Corpus Christi Catholic College pupils make their way home passing tributes to teacher Ann Maguire. Photo: Getty
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The stabbing of Ann Maguire was not an isolated incident – it’s part of a trend of fatal male violence against women

The murder of Leeds teacher should Ann Maguire should horrify and upset us, but no more or less than the killings of the other 49 women in the UK this year before her.

Update: Will Cornick was sentenced to life for the murder of Ann Maguire on 3 November 2014.

The stabbing of Ann Maguire was described as an isolated incident by West Yorkshire Police, the Association of Schools and College Leaders, Leeds City Council and governors of Corpus Christi College, Leeds, where she worked. It was not. We can choose to see Ann Maguire as the first British teacher to be stabbed at school since the murder of Philip Lawrence in 1995, however, in the context of fatal male violence against women, her killing was anything but isolated. Ann Maguire was at least the fiftieth woman to be killed through suspected male violence in the UK this year. She was at least the twenty-third to have been stabbed. Seven further women have been killed through head injuries, three through multiple injuries, two strangled, three shot, one smothered, one killed by a fall from height, one from wounds to the neck and two women have been decapitated, through suspected male violence, in the UK in 2014. The causes of death of the remaining seven women have not been publicly released.

Women are most likely to be killed by men. More men than women are killed every year. Men are most likely to be killed by men. Fatal male violence against women is not restricted to domestic violence. Between April 2001 and March 2012, 296 men (an average of 27 per year) and 1,066 women (an average of 97 per year) were killed by a partner or ex-partner. The women represent 47 per cent of the total number of women killed, the men 5 per cent of all men killed. 31.8 per cent of homicide victims were women, 68.2 per cent were men. 6.1 per cent of people convicted of murder were women, 93.9 per cent were men.

Ann Maguire is the second UK woman in 2014 allegedly killed by a boy of 15. Gender is not a switch that is turned on when a person reaches adulthood. It is learned behaviour that is taught from birth. It is a social construct through which sex inequality is maintained and reinforced. Gender creates a conducive context for male violence against women. Ann Maguire was killed by a child and it is important that the law and wider society recognise this but that does not mean that the sex of her killer is irrelevant.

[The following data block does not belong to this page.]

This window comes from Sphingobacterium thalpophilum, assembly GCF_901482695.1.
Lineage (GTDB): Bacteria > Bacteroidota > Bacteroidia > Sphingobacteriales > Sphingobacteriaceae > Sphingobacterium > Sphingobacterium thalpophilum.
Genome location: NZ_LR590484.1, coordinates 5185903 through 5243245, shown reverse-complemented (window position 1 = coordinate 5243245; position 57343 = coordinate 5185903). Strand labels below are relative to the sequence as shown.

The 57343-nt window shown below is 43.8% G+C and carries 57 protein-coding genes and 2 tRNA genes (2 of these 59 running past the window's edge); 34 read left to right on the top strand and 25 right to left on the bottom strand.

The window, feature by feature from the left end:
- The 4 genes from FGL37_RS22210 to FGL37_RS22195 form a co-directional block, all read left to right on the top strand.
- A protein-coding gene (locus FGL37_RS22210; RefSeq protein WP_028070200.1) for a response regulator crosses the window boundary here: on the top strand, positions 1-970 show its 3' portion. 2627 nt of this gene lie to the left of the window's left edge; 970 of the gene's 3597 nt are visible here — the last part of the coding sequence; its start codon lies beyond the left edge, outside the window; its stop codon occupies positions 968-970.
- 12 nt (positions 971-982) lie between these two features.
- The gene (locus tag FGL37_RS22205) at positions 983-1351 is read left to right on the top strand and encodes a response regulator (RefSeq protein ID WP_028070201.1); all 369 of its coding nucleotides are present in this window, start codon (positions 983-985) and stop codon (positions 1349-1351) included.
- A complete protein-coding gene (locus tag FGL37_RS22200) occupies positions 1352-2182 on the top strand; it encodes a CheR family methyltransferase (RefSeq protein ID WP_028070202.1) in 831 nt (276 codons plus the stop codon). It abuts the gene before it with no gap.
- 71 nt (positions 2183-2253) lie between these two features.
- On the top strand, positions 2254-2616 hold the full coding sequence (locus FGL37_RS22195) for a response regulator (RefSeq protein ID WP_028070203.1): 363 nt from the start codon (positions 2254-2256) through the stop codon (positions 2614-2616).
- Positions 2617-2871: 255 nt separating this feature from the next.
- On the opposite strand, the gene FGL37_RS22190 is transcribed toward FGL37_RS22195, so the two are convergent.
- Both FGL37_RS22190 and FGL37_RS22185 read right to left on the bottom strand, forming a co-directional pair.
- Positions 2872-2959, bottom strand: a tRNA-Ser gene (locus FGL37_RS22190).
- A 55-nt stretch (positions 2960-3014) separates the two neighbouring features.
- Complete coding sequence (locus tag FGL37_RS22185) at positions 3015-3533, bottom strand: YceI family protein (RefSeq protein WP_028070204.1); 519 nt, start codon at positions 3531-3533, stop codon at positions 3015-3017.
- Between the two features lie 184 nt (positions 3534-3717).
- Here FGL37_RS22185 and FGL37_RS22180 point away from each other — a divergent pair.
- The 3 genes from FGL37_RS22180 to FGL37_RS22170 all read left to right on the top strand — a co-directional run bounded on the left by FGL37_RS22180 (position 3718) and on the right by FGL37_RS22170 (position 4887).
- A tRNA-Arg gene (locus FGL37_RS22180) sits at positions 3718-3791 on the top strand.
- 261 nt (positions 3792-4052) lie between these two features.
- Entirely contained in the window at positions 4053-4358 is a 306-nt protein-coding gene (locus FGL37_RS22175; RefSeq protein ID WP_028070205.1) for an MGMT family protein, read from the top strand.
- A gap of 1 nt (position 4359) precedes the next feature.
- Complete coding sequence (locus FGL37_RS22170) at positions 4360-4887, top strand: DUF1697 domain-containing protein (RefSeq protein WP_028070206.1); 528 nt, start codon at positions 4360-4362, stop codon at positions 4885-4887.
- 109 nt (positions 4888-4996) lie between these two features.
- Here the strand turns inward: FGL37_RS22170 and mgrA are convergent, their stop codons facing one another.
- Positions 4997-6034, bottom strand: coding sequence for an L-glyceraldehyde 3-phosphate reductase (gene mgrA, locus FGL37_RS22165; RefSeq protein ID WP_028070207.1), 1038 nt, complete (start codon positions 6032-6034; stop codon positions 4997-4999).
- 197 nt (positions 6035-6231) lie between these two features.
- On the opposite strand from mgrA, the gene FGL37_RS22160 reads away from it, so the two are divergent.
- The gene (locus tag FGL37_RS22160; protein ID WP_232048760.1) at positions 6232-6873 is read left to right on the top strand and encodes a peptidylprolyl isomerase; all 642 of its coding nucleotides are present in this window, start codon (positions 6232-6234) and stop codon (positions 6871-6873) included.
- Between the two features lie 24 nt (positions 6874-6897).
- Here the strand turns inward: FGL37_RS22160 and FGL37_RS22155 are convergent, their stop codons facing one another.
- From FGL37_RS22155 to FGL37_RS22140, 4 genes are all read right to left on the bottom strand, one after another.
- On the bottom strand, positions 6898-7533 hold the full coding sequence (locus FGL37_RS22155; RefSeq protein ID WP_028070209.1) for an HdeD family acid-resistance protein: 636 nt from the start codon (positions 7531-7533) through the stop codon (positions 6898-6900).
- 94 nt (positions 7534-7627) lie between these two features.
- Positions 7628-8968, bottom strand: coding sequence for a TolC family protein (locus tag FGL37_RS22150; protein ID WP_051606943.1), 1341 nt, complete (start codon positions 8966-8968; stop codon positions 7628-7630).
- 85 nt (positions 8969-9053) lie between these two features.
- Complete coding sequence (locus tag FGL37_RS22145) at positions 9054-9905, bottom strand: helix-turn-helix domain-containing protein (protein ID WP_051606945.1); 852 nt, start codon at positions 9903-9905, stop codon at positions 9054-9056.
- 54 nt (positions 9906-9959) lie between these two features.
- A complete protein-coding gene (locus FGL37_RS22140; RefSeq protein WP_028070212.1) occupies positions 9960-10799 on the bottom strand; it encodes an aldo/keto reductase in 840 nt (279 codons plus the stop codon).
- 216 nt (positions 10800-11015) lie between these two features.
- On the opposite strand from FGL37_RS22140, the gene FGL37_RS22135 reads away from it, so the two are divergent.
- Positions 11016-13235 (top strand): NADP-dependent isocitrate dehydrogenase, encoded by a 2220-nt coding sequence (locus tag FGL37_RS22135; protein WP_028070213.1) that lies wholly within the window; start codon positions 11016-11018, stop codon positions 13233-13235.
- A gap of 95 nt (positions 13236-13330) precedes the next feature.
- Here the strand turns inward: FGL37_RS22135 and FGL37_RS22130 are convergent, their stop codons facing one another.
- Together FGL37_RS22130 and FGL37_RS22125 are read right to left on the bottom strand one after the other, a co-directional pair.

The last school-based mass-killing in the UK was at Dunblane Primary School in 1996. The killer, Thomas Hamilton, was a 43-year-old male. He shot dead one woman teacher, Gwen Mayor, 45, and 16 children aged between five and six; two other women were shot. In the USA, between January 2013 and 10 February 2014, there were 44 school or college shootings, resulting in 28 deaths.  The shooters were aged between five and 37 years old. In all cases, though this is rarely acknowledged, where the sex of the shooter is known (in 40 out of the 44 cases) he was male. The crucial difference between the impact of violence in schools and colleges in the UK and USA is the availability of firearms.

Schools are not utopian microcosms where sexism and male violence against women and girls are absent. An End Violence Against Women Poll conducted by YouGov found that 71 per cent of all 16-18-year-olds said they hear terms such as “slut” or “slag” used towards girls at schools on a daily basis or a few times a week, and 29 per cent of 16-18-year-old girls identified being subject to unwanted sexual touching at school. Boys are pressurised to exhibit their heterosexuality through misogyny, treating girls as sexual objects and using homophobic taunts against boys who are deemed not to conform to or who do not attain their assigned masculine behaviours. Sexual harassment is not restricted to girls but extended to female teachers with 39 per cent identifying sexist language from pupils directed towards colleagues and 8 per cent having experienced sexual harassment themselves within the last year. Gendered double standards of acceptable behaviours have been internalised, are policed and are used to admonish girls and boys who transgress. Girls and boys have learned that power and authority are linked to successful masculinity. What better way to demonstrate this than to attack the classroom’s key authority figure, the teacher, especially the female teacher?

We cannot fail to acknowledge the existence of gender expressed through enforced roles and behaviours in children and young people if we want to end male violence against women and girls. We cannot ignore routine sexual violence against and the harassment of, girls and women teachers in schools. The education system presents one of our biggest opportunities for sustainable generational change.

Each incident of fatal male violence against women has its own specificities, each dead woman was an individual. Most of them were loved. Almost all their deaths leave friends, families and others grieving. Looking at the commonalities across fatal male violence against women does not reduce women to statistics but it does allow us to recognise a pattern. The refusal to acknowledge that pattern is as much a political act as demanding that male violence against women needs to be named and eradicated. The stabbing of Ann Maguire should horrify and upset us, but no more or less than the killings of the other 49 women in the UK this year before her. These 50 dead women and their killers are linked.